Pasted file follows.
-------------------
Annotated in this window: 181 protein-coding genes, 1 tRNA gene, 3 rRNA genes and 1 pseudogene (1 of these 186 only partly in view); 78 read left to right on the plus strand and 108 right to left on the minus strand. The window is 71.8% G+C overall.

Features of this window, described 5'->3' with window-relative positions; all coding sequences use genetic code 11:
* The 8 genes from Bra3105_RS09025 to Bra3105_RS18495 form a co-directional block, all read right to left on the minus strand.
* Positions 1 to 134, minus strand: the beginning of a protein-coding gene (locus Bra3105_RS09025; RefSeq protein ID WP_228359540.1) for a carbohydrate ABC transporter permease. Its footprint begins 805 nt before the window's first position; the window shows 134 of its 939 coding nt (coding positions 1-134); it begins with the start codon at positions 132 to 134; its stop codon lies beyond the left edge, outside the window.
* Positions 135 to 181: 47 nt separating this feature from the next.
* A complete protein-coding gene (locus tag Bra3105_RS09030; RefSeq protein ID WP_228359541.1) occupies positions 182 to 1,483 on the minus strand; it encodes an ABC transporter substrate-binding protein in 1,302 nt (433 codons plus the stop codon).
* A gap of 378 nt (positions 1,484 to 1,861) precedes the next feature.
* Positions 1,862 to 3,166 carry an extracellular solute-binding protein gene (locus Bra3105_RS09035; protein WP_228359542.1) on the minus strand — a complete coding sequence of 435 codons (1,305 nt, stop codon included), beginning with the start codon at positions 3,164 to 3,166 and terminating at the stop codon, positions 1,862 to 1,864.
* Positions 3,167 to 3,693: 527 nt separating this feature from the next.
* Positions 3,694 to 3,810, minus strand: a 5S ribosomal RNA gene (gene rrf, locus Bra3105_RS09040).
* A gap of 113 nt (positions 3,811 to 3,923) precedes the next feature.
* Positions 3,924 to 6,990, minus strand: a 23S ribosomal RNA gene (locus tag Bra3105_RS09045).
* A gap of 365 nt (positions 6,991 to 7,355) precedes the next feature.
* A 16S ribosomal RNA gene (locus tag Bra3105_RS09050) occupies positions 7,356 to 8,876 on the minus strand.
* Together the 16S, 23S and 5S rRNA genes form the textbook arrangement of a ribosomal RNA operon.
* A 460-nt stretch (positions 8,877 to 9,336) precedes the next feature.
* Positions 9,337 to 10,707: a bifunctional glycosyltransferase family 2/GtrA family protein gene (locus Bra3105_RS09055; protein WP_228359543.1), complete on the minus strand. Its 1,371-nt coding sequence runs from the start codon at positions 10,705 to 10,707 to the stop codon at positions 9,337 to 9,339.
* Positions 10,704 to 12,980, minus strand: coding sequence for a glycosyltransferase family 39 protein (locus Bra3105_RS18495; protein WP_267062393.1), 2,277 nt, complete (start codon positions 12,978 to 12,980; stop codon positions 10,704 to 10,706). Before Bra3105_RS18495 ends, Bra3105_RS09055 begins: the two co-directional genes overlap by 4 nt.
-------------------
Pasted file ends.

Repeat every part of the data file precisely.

Annotated in this window: 181 protein-coding genes, 1 tRNA gene, 3 rRNA genes and 1 pseudogene (1 of these 186 only partly in view); 78 read left to right on the plus strand and 108 right to left on the minus strand. The window is 71.8% G+C overall.

Features of this window, described 5'->3' with window-relative positions; all coding sequences use genetic code 11:
* The 8 genes from Bra3105_RS09025 to Bra3105_RS18495 form a co-directional block, all read right to left on the minus strand.
* Positions 1 to 134, minus strand: the beginning of a protein-coding gene (locus Bra3105_RS09025; RefSeq protein ID WP_228359540.1) for a carbohydrate ABC transporter permease. Its footprint begins 805 nt before the window's first position; the window shows 134 of its 939 coding nt (coding positions 1-134); it begins with the start codon at positions 132 to 134; its stop codon lies beyond the left edge, outside the window.
* Positions 135 to 181: 47 nt separating this feature from the next.
* A complete protein-coding gene (locus tag Bra3105_RS09030; RefSeq protein ID WP_228359541.1) occupies positions 182 to 1,483 on the minus strand; it encodes an ABC transporter substrate-binding protein in 1,302 nt (433 codons plus the stop codon).
* A gap of 378 nt (positions 1,484 to 1,861) precedes the next feature.
* Positions 1,862 to 3,166 carry an extracellular solute-binding protein gene (locus Bra3105_RS09035; protein WP_228359542.1) on the minus strand — a complete coding sequence of 435 codons (1,305 nt, stop codon included), beginning with the start codon at positions 3,164 to 3,166 and terminating at the stop codon, positions 1,862 to 1,864.
* Positions 3,167 to 3,693: 527 nt separating this feature from the next.
* Positions 3,694 to 3,810, minus strand: a 5S ribosomal RNA gene (gene rrf, locus Bra3105_RS09040).
* A gap of 113 nt (positions 3,811 to 3,923) precedes the next feature.
* Positions 3,924 to 6,990, minus strand: a 23S ribosomal RNA gene (locus tag Bra3105_RS09045).
* A gap of 365 nt (positions 6,991 to 7,355) precedes the next feature.
* A 16S ribosomal RNA gene (locus tag Bra3105_RS09050) occupies positions 7,356 to 8,876 on the minus strand.
* Together the 16S, 23S and 5S rRNA genes form the textbook arrangement of a ribosomal RNA operon.
* A 460-nt stretch (positions 8,877 to 9,336) precedes the next feature.
* Positions 9,337 to 10,707: a bifunctional glycosyltransferase family 2/GtrA family protein gene (locus Bra3105_RS09055; protein WP_228359543.1), complete on the minus strand. Its 1,371-nt coding sequence runs from the start codon at positions 10,705 to 10,707 to the stop codon at positions 9,337 to 9,339.
* Positions 10,704 to 12,980, minus strand: coding sequence for a glycosyltransferase family 39 protein (locus Bra3105_RS18495; protein WP_267062393.1), 2,277 nt, complete (start codon positions 12,978 to 12,980; stop codon positions 10,704 to 10,706). Before Bra3105_RS18495 ends, Bra3105_RS09055 begins: the two co-directional genes overlap by 4 nt.